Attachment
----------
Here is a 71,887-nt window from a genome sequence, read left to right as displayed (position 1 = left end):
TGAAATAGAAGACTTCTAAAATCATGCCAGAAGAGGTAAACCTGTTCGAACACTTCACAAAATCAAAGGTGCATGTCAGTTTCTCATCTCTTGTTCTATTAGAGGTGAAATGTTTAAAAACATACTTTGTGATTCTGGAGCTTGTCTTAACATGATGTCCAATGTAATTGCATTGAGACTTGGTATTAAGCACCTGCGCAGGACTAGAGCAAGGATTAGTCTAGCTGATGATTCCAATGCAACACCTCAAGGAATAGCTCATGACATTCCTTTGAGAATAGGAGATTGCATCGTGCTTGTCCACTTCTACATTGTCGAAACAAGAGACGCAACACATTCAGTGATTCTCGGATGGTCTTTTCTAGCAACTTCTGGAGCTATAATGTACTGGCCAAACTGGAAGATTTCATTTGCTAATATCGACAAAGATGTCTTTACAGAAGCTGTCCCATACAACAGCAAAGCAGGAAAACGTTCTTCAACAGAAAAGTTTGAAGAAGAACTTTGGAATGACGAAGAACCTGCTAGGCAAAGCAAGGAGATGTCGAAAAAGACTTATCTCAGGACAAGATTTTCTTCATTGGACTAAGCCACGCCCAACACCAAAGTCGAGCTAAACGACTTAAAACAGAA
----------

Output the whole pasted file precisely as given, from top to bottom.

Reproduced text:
Here is a 71,887-nt window from a genome sequence, read left to right as displayed (position 1 = left end):
TGAAATAGAAGACTTCTAAAATCATGCCAGAAGAGGTAAACCTGTTCGAACACTTCACAAAATCAAAGGTGCATGTCAGTTTCTCATCTCTTGTTCTATTAGAGGTGAAATGTTTAAAAACATACTTTGTGATTCTGGAGCTTGTCTTAACATGATGTCCAATGTAATTGCATTGAGACTTGGTATTAAGCACCTGCGCAGGACTAGAGCAAGGATTAGTCTAGCTGATGATTCCAATGCAACACCTCAAGGAATAGCTCATGACATTCCTTTGAGAATAGGAGATTGCATCGTGCTTGTCCACTTCTACATTGTCGAAACAAGAGACGCAACACATTCAGTGATTCTCGGATGGTCTTTTCTAGCAACTTCTGGAGCTATAATGTACTGGCCAAACTGGAAGATTTCATTTGCTAATATCGACAAAGATGTCTTTACAGAAGCTGTCCCATACAACAGCAAAGCAGGAAAACGTTCTTCAACAGAAAAGTTTGAAGAAGAACTTTGGAATGACGAAGAACCTGCTAGGCAAAGCAAGGAGATGTCGAAAAAGACTTATCTCAGGACAAGATTTTCTTCATTGGACTAAGCCACGCCCAACACCAAAGTCGAGCTAAACGACTTAAAACAGAA